generation. When you see herds promoting their stock by using
other herd names, you should look closely and determine if that
herd is riding on the coat tails of others, or are they truly
able to produce quality stock themselves.
When buying kids, you
can only select for genetic potential. Look for goats with true
depth of pedigree. Depth of pedigree is when you have generation
after generation of animals found in a pedigree that
consistently exhibit the qualities you are seeking to add to
your own herd.
If you do purchase top quality young stock, your management
practices are going to determine how that animal grows and
You may hear people say
that the buck is half of your herd. DON'T BELIEVE IT. In my
opinion, the buck IS your herd. Regardless of how nice your does
are, if you use the wrong bucks, you'll be going backwards
instead of forwards in regards to improvement within the herd.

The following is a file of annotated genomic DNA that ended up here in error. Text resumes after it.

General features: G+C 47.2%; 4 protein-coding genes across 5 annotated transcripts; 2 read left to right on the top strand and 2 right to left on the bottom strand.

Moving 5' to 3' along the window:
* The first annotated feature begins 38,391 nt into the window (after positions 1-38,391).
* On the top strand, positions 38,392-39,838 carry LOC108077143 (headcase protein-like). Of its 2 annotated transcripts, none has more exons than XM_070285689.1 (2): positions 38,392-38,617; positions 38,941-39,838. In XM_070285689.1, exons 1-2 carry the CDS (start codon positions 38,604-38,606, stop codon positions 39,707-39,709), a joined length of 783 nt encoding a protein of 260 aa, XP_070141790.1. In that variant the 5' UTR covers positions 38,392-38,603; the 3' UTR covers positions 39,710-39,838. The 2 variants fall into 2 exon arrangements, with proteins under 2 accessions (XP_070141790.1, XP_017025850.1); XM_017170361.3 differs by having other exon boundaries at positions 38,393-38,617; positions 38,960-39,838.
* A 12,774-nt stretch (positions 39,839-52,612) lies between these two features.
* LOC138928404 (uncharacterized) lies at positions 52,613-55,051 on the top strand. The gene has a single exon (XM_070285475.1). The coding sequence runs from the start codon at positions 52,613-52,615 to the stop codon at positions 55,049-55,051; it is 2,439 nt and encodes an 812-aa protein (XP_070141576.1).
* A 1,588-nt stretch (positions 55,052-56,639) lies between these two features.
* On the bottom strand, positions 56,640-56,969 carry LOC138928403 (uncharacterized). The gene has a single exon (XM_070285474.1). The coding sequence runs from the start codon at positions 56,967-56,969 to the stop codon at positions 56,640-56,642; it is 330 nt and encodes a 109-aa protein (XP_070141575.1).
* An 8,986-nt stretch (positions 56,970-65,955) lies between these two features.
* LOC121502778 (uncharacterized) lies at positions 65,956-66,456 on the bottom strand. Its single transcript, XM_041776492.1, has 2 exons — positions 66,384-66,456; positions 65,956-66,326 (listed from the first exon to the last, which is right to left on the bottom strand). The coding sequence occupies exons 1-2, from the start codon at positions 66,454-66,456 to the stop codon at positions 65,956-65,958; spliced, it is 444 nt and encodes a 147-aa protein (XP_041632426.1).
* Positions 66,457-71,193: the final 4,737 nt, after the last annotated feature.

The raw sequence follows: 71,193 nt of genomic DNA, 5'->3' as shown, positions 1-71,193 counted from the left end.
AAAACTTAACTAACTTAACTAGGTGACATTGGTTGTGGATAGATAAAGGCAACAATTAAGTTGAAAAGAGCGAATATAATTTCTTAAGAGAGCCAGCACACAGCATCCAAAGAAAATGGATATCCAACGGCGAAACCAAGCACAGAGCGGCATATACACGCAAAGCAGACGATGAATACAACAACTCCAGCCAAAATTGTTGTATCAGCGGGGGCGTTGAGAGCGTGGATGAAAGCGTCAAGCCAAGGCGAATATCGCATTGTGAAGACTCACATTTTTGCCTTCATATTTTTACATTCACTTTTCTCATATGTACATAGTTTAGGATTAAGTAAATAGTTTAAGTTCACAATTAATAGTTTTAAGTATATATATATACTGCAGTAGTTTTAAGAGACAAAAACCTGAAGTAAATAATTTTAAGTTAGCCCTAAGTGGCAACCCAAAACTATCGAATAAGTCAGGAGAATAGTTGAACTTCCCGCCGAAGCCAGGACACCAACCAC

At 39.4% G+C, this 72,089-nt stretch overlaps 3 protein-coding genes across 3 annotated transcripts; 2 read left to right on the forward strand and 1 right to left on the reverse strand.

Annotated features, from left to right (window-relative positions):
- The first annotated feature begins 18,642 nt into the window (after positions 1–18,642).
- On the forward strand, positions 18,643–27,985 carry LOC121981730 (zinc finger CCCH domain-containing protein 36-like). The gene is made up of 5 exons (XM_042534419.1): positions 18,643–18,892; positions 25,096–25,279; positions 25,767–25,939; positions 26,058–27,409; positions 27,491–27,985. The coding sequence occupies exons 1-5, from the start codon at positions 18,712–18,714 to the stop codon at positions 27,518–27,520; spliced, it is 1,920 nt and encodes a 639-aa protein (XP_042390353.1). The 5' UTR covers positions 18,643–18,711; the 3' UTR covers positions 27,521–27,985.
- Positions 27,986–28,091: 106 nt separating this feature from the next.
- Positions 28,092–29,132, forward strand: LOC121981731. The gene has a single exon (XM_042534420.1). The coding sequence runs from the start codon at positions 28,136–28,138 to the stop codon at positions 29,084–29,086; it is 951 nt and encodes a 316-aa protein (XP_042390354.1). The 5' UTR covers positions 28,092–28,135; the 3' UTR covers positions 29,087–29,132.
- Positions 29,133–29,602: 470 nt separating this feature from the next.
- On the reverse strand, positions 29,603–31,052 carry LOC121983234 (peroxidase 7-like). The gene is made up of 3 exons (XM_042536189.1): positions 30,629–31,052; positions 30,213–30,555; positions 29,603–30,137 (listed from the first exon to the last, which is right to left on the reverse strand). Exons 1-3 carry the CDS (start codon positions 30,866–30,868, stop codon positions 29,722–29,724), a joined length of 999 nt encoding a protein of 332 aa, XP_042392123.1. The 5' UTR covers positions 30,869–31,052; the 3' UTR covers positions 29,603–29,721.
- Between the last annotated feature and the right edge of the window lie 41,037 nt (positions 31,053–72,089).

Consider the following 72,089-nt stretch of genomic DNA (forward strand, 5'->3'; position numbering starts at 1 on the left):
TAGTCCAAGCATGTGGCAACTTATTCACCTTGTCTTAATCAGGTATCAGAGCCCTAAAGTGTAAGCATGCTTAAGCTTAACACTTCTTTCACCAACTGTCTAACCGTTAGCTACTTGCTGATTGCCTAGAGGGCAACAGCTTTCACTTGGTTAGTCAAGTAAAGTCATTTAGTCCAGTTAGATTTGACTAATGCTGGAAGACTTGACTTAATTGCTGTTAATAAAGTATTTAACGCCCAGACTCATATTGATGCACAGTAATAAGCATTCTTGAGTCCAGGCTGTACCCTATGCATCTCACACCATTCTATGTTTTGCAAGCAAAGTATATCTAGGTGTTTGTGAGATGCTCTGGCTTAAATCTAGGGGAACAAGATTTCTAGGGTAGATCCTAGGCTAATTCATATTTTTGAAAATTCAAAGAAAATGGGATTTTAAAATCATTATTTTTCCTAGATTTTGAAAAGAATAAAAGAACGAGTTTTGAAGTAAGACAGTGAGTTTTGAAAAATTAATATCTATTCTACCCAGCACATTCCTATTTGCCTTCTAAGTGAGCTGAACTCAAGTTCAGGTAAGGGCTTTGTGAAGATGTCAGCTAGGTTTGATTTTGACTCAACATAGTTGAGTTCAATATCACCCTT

Do not settle for anything less than an exceptional buck. He
MUST come from outstanding genetics for as many generations as
possible. Demand to at least see photographs of both his dam and
his grand dams, showing the does in milk. If you don't like
those female relatives, don't buy him.
Lots of people are
really swayed by pedigrees, especially when that pedigree
contains a well known individual animal. Understand how quickly
the genes of one or two animals are "watered down" by other
individuals within a pedigree. Frequently I see animals that are
promoted as being "the grand son of....", or "the half brother
to....". These facts may or may not be an attribute the the
animal being sold. Let's say you are thinking of purchasing a
grand son of "the great so and so". Keep in mind that only a
quarter of his genetics come from that "great so and so". While
that 25% may be great, it's the other 75% that should be of
greater concern in your selection of this animal as brood stock.
Within a pedigree, unless there is some significant line
breeding, once you go back more than 3 generations, the genetic
influence offered by animals in those lower generations is
Learn the differences
between out crossing and line breeding. Both are valid breeding
methods, with value to offer any breeding program. Generally
speaking, out crossing is used to bring in a new or desirable
trait into a breeding program. Line breeding is used to "fix",
or "set" that trait within the breeding program. Basically, line